Objective: This study was conducted to investigate the ability of the social development model (SDM) to predict alcohol misuse at age 16 and to investigate the ability of the SDM to mediate the effects of alcohol use at age 14 on alcohol misuse at age 16.
Method: The sample of 807 (411 males) is from the longitudinal panel of the Seattle Social Development Project which, in 1985, surveyed all consenting fifth-grade students from 18 elementary schools serving high-crime neighborhoods in Seattle, Washington. Alcohol use was measured at age 14, predictors of alcohol misuse were measured at age 15 and alcohol misuse was measured at age 16. Structural equation modeling was used to examine the fit of the model to the data.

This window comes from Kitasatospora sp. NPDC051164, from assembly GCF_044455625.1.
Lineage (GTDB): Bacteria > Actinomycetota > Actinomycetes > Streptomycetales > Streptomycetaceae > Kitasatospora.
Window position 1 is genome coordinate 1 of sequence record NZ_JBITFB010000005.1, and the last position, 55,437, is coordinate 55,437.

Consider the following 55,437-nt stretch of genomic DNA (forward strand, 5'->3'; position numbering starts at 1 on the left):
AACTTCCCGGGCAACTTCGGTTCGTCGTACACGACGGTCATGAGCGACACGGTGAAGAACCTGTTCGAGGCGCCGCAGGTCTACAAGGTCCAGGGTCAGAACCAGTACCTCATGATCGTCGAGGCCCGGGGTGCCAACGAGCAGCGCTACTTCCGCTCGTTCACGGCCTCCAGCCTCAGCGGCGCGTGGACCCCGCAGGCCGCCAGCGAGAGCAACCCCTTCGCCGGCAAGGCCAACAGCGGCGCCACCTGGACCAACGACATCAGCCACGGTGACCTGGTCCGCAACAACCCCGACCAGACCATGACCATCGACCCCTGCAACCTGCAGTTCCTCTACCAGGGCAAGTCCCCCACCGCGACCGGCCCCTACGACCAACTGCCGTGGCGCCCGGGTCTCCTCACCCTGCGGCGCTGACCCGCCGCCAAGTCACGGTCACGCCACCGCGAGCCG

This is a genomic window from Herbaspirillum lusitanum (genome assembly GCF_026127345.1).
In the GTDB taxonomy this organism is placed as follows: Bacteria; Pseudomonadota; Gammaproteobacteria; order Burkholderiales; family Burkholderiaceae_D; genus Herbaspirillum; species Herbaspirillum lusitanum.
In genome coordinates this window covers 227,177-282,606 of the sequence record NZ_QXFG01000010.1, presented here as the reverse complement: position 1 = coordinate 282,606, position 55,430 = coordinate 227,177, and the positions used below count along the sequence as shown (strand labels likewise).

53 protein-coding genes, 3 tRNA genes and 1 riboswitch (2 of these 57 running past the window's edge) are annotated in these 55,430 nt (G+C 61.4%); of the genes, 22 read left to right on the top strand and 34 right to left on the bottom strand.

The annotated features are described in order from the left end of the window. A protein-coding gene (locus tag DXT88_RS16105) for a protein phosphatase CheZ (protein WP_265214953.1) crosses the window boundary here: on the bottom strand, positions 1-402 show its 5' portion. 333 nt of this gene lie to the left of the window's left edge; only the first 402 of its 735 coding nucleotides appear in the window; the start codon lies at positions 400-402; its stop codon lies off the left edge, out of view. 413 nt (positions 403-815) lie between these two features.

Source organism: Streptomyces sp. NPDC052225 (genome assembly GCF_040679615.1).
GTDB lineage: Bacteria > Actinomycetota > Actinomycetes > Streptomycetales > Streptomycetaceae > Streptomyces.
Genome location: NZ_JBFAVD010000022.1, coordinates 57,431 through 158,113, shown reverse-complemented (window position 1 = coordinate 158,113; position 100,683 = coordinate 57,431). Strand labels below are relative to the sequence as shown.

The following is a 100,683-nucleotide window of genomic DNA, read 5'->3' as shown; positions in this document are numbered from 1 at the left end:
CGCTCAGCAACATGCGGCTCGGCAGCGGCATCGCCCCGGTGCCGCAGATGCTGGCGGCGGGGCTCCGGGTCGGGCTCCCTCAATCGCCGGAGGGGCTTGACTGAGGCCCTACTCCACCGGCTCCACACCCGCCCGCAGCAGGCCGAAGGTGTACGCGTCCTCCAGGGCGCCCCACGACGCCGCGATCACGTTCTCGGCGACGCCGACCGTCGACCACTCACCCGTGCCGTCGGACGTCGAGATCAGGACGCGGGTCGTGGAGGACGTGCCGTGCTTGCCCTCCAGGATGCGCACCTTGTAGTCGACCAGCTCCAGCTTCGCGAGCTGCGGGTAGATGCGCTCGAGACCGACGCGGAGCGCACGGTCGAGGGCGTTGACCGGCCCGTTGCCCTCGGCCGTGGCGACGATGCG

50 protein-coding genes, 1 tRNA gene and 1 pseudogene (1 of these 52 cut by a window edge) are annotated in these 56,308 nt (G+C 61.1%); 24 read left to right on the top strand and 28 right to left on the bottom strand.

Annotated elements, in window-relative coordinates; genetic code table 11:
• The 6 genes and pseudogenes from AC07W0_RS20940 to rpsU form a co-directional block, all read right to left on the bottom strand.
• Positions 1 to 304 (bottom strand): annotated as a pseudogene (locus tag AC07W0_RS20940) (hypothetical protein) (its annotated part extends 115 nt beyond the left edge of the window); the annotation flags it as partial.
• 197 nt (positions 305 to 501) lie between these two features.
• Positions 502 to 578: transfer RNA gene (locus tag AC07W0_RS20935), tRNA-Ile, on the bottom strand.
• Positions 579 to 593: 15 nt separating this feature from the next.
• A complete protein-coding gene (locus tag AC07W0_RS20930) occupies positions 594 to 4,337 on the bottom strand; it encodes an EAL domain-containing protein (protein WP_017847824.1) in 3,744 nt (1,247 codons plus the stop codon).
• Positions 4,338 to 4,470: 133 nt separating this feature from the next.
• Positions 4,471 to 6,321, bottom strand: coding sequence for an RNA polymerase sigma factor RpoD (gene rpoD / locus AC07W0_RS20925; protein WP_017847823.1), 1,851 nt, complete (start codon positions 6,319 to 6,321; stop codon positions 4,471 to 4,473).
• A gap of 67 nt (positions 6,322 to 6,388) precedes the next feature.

Results: All factor loadings were highly significant and the measurement model achieved a good fit with the data (Comparative Fit Index [CFI] = 0.93). A second-order structural model fit the data well (CFI = 0.91) and also explained 45% of the variance in alcohol misuse at age 16. The SDM partially and significantly mediated the direct effect of age-14 alcohol use on age-16 alcohol misuse.
Conclusions: The risk and protective processes specified by the SDM serve as potential targets for the prevention or reduction of adolescent alcohol misuse.